Colombo, April 26: Life has again turned bitter for refugees from Afghanistan, Pakistan and Iran in the wake of the Easter Sunday bloodbath in Sri Lanka.
Ever since the suicide bombings killed over 250 people, most of the 800 refugees from the three Muslim countries living in Negombo, one of the three cities targeted on April 21, have been forced to vacate their homes and take shelter with the police.
The refugees accept that Sri Lankans must indeed be angry that innocent people praying in churches — besides others — were targeted by Islamic radicals but ask what their crime was, the Daily Mirror reported.
“We understand how sad and angry they must be feeling for the loss of their relatives. But we also hate terrorism. We love peace and freedom, which is why we came to peace-loving Sri Lanka,” the daily quoted Hafza, a Pakistani national, as saying.
Hafza, a Christian from predominantly Muslim Pakistan, moved to Sri Lanka to start a new life after suffering persecution there.
After the bombing of Negombo’s St. Sebastian’s Church, some devastated Sri Lankan Christian families started attacking the asylum seekers and forced them to leave the area.
“I was cooking when a group of people arrived and shouted at us to leave. Then, the house owner said if we don’t leave, he would also be attacked by them. We just had to leave with our kids,” Hafza recalled.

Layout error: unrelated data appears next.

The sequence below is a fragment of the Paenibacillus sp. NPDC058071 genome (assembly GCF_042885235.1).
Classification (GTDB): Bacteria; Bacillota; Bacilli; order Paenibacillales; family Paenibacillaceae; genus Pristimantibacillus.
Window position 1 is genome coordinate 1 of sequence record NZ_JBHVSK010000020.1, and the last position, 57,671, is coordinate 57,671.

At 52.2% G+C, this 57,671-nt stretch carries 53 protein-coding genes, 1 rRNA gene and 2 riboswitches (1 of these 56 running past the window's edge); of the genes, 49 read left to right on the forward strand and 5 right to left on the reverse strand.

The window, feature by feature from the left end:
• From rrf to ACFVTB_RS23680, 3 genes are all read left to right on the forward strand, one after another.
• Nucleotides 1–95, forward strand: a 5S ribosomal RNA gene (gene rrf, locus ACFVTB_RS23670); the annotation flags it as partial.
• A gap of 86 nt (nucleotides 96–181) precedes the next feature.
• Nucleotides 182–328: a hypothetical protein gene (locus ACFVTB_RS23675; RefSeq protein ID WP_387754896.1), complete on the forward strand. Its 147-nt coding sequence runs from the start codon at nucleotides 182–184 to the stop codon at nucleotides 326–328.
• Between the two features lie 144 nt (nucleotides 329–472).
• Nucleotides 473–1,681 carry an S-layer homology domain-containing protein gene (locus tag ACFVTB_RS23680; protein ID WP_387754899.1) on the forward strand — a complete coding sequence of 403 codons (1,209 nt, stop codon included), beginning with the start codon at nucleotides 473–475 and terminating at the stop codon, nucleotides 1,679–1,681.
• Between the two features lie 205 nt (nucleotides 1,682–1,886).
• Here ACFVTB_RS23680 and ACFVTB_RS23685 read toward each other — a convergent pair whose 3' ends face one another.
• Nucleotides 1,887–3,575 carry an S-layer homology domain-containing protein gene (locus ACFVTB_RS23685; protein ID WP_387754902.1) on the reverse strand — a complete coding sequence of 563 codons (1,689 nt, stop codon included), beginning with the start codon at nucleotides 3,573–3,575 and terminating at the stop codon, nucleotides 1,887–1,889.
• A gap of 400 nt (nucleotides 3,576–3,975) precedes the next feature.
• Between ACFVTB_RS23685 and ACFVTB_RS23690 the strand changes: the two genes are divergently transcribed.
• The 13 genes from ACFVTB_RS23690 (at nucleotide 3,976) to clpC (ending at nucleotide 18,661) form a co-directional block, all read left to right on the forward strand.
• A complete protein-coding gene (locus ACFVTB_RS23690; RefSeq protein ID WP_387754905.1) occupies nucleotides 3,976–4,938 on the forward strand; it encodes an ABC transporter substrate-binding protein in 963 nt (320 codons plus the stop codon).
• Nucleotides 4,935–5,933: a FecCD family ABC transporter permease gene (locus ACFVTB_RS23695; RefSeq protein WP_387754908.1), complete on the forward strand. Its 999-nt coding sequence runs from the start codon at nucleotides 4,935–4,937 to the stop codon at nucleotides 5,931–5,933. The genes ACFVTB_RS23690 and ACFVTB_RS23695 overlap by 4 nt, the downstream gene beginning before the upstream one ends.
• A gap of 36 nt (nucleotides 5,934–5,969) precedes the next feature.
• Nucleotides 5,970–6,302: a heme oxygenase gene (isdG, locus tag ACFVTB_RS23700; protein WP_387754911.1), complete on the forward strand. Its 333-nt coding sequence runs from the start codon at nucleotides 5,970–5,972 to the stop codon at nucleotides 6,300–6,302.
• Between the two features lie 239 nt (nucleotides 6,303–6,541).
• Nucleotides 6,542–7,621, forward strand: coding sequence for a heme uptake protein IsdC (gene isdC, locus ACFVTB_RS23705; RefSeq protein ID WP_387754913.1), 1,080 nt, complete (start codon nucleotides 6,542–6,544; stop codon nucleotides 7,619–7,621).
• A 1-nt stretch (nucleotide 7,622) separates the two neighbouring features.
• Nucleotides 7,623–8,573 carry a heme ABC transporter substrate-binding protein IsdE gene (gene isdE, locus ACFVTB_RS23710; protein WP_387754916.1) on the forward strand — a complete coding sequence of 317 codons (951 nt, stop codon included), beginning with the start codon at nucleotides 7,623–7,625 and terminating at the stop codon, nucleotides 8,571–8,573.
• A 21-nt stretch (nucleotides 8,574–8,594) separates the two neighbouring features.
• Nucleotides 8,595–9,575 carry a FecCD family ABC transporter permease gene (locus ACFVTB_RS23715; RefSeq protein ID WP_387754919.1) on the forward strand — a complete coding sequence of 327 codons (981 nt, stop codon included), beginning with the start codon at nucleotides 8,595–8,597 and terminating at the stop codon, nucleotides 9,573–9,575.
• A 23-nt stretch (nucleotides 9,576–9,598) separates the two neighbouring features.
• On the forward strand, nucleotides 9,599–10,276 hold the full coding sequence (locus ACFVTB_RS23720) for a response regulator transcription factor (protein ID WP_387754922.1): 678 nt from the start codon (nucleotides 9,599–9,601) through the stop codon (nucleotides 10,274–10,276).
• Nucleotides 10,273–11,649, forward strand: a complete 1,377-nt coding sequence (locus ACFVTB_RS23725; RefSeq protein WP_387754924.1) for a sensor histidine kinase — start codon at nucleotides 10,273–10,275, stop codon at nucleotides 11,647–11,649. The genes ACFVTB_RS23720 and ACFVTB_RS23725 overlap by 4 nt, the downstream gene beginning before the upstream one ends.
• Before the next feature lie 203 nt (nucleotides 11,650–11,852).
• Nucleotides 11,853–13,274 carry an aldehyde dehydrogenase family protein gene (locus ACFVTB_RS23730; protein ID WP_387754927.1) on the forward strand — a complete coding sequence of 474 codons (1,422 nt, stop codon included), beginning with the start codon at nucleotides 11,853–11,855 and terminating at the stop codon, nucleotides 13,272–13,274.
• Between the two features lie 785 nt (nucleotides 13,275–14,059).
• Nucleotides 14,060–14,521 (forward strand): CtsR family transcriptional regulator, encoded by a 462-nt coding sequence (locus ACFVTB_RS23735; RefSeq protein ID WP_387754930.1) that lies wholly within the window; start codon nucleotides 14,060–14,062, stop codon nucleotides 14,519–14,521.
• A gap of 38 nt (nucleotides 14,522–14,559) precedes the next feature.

All the refugees had been living in Negombo, north of Colombo, with the assistance of UNHCR in rented houses for years, without facing any problems.
Once the Islamic State claimed responsibility for the Sri Lanka carnage, everything changed.
The Mirror said that amng the asylum seekers were those from the Ahmadiyya Muslim community, who face persecution in Pakistan.
After they vacated the houses, they were sent in a group to a mosque for safety. Another group of people was provided with security inside a police station, the daily said.
“When we visited them, infants were sleeping on a thin bed sheet on the floor while adults were sitting on some plastic chairs and dozing off,” the report said.
Raja Kamran, a Pakistani who came to Sri Lanka in January 2018, said he had thought he would have had a great future ahead. “But now all our hopes are shattered.”
“House owners have already closed the doors on us. There is no guarantee for life outside,” he added. And the UNHCR, he says, does not seem to care.